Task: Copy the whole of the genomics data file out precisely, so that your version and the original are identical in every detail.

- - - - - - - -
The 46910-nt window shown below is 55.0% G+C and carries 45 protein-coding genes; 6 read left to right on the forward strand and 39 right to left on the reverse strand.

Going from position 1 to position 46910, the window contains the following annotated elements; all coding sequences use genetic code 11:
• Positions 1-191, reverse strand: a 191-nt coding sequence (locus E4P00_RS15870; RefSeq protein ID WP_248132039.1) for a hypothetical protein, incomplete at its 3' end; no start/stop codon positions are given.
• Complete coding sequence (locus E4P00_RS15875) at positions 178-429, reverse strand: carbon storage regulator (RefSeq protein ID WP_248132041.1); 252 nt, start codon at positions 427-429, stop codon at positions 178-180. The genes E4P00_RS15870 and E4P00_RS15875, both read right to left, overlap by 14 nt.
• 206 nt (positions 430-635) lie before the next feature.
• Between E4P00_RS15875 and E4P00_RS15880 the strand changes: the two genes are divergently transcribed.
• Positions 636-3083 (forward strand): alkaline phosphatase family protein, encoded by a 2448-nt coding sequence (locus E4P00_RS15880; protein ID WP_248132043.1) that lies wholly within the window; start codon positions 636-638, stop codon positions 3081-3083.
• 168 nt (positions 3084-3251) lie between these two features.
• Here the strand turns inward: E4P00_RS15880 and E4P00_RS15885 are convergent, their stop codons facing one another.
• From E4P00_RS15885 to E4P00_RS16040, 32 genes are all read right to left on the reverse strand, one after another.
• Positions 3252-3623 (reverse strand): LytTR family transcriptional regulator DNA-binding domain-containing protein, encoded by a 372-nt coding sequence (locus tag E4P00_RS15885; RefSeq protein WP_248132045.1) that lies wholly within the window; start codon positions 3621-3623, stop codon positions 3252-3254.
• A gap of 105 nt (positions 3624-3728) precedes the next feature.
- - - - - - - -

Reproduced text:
The 46910-nt window shown below is 55.0% G+C and carries 45 protein-coding genes; 6 read left to right on the forward strand and 39 right to left on the reverse strand.

Going from position 1 to position 46910, the window contains the following annotated elements; all coding sequences use genetic code 11:
• Positions 1-191, reverse strand: a 191-nt coding sequence (locus E4P00_RS15870; RefSeq protein ID WP_248132039.1) for a hypothetical protein, incomplete at its 3' end; no start/stop codon positions are given.
• Complete coding sequence (locus E4P00_RS15875) at positions 178-429, reverse strand: carbon storage regulator (RefSeq protein ID WP_248132041.1); 252 nt, start codon at positions 427-429, stop codon at positions 178-180. The genes E4P00_RS15870 and E4P00_RS15875, both read right to left, overlap by 14 nt.
• 206 nt (positions 430-635) lie before the next feature.
• Between E4P00_RS15875 and E4P00_RS15880 the strand changes: the two genes are divergently transcribed.
• Positions 636-3083 (forward strand): alkaline phosphatase family protein, encoded by a 2448-nt coding sequence (locus E4P00_RS15880; protein ID WP_248132043.1) that lies wholly within the window; start codon positions 636-638, stop codon positions 3081-3083.
• 168 nt (positions 3084-3251) lie between these two features.
• Here the strand turns inward: E4P00_RS15880 and E4P00_RS15885 are convergent, their stop codons facing one another.
• From E4P00_RS15885 to E4P00_RS16040, 32 genes are all read right to left on the reverse strand, one after another.
• Positions 3252-3623 (reverse strand): LytTR family transcriptional regulator DNA-binding domain-containing protein, encoded by a 372-nt coding sequence (locus tag E4P00_RS15885; RefSeq protein WP_248132045.1) that lies wholly within the window; start codon positions 3621-3623, stop codon positions 3252-3254.
• A gap of 105 nt (positions 3624-3728) precedes the next feature.